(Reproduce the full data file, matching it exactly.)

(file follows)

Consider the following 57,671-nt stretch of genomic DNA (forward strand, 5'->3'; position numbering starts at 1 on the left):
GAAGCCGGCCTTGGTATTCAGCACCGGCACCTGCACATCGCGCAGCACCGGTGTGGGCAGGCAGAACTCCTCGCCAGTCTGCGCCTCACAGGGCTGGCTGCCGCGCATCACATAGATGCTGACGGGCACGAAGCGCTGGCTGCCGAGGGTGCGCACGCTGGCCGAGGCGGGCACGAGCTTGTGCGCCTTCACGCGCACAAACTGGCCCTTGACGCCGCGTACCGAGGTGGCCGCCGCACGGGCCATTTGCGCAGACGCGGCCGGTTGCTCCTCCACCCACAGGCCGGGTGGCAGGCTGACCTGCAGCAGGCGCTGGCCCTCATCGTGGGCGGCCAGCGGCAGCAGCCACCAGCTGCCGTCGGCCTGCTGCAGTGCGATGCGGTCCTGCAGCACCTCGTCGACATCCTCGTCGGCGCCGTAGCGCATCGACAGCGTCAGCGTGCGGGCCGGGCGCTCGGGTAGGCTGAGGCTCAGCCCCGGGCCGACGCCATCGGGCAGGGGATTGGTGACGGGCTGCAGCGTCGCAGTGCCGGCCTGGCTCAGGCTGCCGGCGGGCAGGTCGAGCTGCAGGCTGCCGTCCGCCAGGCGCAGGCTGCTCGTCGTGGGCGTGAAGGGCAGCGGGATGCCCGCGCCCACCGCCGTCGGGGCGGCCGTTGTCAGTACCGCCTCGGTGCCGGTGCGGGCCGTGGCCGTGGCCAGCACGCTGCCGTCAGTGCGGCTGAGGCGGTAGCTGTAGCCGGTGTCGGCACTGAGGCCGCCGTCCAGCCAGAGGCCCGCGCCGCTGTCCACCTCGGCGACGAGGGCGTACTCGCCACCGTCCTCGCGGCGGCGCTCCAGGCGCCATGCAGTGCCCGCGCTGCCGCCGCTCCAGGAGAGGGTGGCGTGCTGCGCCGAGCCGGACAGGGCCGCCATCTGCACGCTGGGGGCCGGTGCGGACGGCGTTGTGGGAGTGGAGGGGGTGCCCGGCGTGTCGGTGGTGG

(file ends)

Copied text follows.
Consider the following 57,671-nt stretch of genomic DNA (forward strand, 5'->3'; position numbering starts at 1 on the left):
GAAGCCGGCCTTGGTATTCAGCACCGGCACCTGCACATCGCGCAGCACCGGTGTGGGCAGGCAGAACTCCTCGCCAGTCTGCGCCTCACAGGGCTGGCTGCCGCGCATCACATAGATGCTGACGGGCACGAAGCGCTGGCTGCCGAGGGTGCGCACGCTGGCCGAGGCGGGCACGAGCTTGTGCGCCTTCACGCGCACAAACTGGCCCTTGACGCCGCGTACCGAGGTGGCCGCCGCACGGGCCATTTGCGCAGACGCGGCCGGTTGCTCCTCCACCCACAGGCCGGGTGGCAGGCTGACCTGCAGCAGGCGCTGGCCCTCATCGTGGGCGGCCAGCGGCAGCAGCCACCAGCTGCCGTCGGCCTGCTGCAGTGCGATGCGGTCCTGCAGCACCTCGTCGACATCCTCGTCGGCGCCGTAGCGCATCGACAGCGTCAGCGTGCGGGCCGGGCGCTCGGGTAGGCTGAGGCTCAGCCCCGGGCCGACGCCATCGGGCAGGGGATTGGTGACGGGCTGCAGCGTCGCAGTGCCGGCCTGGCTCAGGCTGCCGGCGGGCAGGTCGAGCTGCAGGCTGCCGTCCGCCAGGCGCAGGCTGCTCGTCGTGGGCGTGAAGGGCAGCGGGATGCCCGCGCCCACCGCCGTCGGGGCGGCCGTTGTCAGTACCGCCTCGGTGCCGGTGCGGGCCGTGGCCGTGGCCAGCACGCTGCCGTCAGTGCGGCTGAGGCGGTAGCTGTAGCCGGTGTCGGCACTGAGGCCGCCGTCCAGCCAGAGGCCCGCGCCGCTGTCCACCTCGGCGACGAGGGCGTACTCGCCACCGTCCTCGCGGCGGCGCTCCAGGCGCCATGCAGTGCCCGCGCTGCCGCCGCTCCAGGAGAGGGTGGCGTGCTGCGCCGAGCCGGACAGGGCCGCCATCTGCACGCTGGGGGCCGGTGCGGACGGCGTTGTGGGAGTGGAGGGGGTGCCCGGCGTGTCGGTGGTGG